The oldest Pentecostal educational institution that I am aware of is the Holmes Bible College in Greenville, SC. For many years Dr. Paul F. Beacham was its President, impacting the lives of many of his students. In his 1950 book Questions and Answers on the Scriptures and Related Subjects (published by the Pentecostal Holiness Church publishing house), he makes a very interesting statement, which I will cite in its entirety:
Q. Did Jesus have any brothers and sisters?
From my study of the matter in question, it is my opinion that Jesus did not have any half brothers and sisters in the flesh. I know there are people who feel that they have good reason not to accept the idea that I hold, but I feel that while it does not eliminate all questions, there is more support for this than any other view of it. Without enlarging too much upon the subject, I mention two reasons for holding to the view I have expressed. First, if the four men and sisters were the children of Mary, this would mean that at least six children were born after Christ, and were grown up sufficiently to be generally known when Jesus was about thirty-one years of age. This, of course, might have been possible, but I hardly think it is probable. Second, it hardly seems reasonable that when Jesus was crucified He would have committed His mother to the care of John if there had been several of her own children who could have cared for her. Since the question is debatable, it is fortunate that no one’s salvation depends upon it, but I have given my opinion. The persons mentioned as brothers, could have been children of Joseph by a former marriage, but I rather think they were cousins with whom Jesus grew up. Lot was the nephew of Abraham, but he is called his brother, which was not out of harmony with their manner of expressing relationship (Gen. 13:8, 14:14).
It is interesting to compare this to Jerome:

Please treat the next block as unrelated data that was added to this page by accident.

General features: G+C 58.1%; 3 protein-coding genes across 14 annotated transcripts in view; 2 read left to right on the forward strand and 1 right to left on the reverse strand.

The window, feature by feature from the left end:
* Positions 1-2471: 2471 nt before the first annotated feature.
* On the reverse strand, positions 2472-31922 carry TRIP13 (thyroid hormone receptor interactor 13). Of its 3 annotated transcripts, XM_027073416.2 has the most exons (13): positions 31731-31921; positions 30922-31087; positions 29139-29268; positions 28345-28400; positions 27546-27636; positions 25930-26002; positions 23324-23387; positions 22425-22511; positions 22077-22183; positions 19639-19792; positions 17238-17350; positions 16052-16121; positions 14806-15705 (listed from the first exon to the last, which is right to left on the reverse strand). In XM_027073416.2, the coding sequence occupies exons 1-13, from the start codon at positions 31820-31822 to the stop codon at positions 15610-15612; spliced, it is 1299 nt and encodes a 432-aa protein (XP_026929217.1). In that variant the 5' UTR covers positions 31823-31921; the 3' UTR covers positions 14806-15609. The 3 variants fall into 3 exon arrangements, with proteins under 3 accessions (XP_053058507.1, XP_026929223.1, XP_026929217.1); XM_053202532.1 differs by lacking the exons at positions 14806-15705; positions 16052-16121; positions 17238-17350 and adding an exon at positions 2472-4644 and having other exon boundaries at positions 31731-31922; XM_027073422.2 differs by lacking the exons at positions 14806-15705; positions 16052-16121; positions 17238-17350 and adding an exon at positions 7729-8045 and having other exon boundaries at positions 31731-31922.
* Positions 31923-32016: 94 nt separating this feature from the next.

You say that the mother of the Lord was present at the cross, you say that she was entrusted to the disciple John on account of her widowhood and solitary condition: as if upon your own showing, she had not four sons, and numerous daughters, with whose solace she might comfort herself? You also apply to her the name of widow which is not found in Scripture. And although you quote all instances in the Gospels, the words of John alone displease you. You say in passing that she was present at the cross, that you may not appear to have omitted it on purpose, and yet not a word about the women who were with her. I could pardon you if you were ignorant, but I see you have a reason for your silence… In Genesis (Genesis 13:8, 11) we read,
And Abram said unto Lot, Let there be no strife, I pray you, between me and you, and between my herdmen and your herdmen; for we are brethren. And again,
So Lot chose him all the plain ofJordan, and Lot journeyed east: and they separated each from his brother. Certainly Lot was not Abraham’s brother, but the son of Abraham’s brother Aram. ForTerah begot Abraham and Nahor and Aram: and Aram begot Lot. Again we read, (Genesis 12:4)
And Abram was seventy and five years old when he departed out ofHaran. And Abram took Sarai his wife, and Lot his brother’s son. But if you still doubt whether a nephew can be called a son, let me give you an instance. (Genesis 14:14)
And when Abram heard that his brother was taken captive, he led forth his trained men, born in his house, three hundred and eighteen. And after describing the night attack and the slaughter, he adds,
And he brought back all the goods, and also brought again his brother Lot. (Against Helvidius, 15, 16)
Obviously Beacham is not arguing for Mary’s perpetual virginity. But a necessary prerequisite for that idea is that Our Lord be only-begotten in both of his natures. It is the rare Protestant who will assert that Jesus’ brothers, so designated in the New Testament, are not in fact the sons of Joseph and Mary.